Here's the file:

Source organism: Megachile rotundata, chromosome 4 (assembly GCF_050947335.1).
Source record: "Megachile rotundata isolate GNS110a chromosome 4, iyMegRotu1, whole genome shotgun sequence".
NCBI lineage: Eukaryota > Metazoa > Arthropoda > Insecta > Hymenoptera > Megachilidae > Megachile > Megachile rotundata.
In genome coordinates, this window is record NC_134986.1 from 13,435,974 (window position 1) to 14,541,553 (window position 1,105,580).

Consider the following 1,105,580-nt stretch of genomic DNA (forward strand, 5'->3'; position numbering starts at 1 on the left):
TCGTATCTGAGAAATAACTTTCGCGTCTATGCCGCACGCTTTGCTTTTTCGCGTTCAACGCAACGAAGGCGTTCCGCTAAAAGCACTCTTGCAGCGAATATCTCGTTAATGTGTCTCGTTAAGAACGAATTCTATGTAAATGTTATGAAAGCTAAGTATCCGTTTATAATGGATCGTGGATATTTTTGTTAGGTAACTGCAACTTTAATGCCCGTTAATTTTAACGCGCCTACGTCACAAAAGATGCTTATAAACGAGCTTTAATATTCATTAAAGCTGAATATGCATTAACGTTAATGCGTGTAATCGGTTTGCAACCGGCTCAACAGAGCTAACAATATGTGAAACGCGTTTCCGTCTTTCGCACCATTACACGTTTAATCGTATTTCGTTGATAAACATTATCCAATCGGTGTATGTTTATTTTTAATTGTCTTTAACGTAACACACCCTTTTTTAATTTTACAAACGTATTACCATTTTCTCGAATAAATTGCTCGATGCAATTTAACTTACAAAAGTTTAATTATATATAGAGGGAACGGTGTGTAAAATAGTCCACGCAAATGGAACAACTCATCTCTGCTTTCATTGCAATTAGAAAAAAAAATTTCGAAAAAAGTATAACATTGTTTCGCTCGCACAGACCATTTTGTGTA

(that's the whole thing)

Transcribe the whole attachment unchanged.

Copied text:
Source organism: Megachile rotundata, chromosome 4 (assembly GCF_050947335.1).
Source record: "Megachile rotundata isolate GNS110a chromosome 4, iyMegRotu1, whole genome shotgun sequence".
NCBI lineage: Eukaryota > Metazoa > Arthropoda > Insecta > Hymenoptera > Megachilidae > Megachile > Megachile rotundata.
In genome coordinates, this window is record NC_134986.1 from 13,435,974 (window position 1) to 14,541,553 (window position 1,105,580).

Consider the following 1,105,580-nt stretch of genomic DNA (forward strand, 5'->3'; position numbering starts at 1 on the left):
TCGTATCTGAGAAATAACTTTCGCGTCTATGCCGCACGCTTTGCTTTTTCGCGTTCAACGCAACGAAGGCGTTCCGCTAAAAGCACTCTTGCAGCGAATATCTCGTTAATGTGTCTCGTTAAGAACGAATTCTATGTAAATGTTATGAAAGCTAAGTATCCGTTTATAATGGATCGTGGATATTTTTGTTAGGTAACTGCAACTTTAATGCCCGTTAATTTTAACGCGCCTACGTCACAAAAGATGCTTATAAACGAGCTTTAATATTCATTAAAGCTGAATATGCATTAACGTTAATGCGTGTAATCGGTTTGCAACCGGCTCAACAGAGCTAACAATATGTGAAACGCGTTTCCGTCTTTCGCACCATTACACGTTTAATCGTATTTCGTTGATAAACATTATCCAATCGGTGTATGTTTATTTTTAATTGTCTTTAACGTAACACACCCTTTTTTAATTTTACAAACGTATTACCATTTTCTCGAATAAATTGCTCGATGCAATTTAACTTACAAAAGTTTAATTATATATAGAGGGAACGGTGTGTAAAATAGTCCACGCAAATGGAACAACTCATCTCTGCTTTCATTGCAATTAGAAAAAAAAATTTCGAAAAAAGTATAACATTGTTTCGCTCGCACAGACCATTTTGTGTA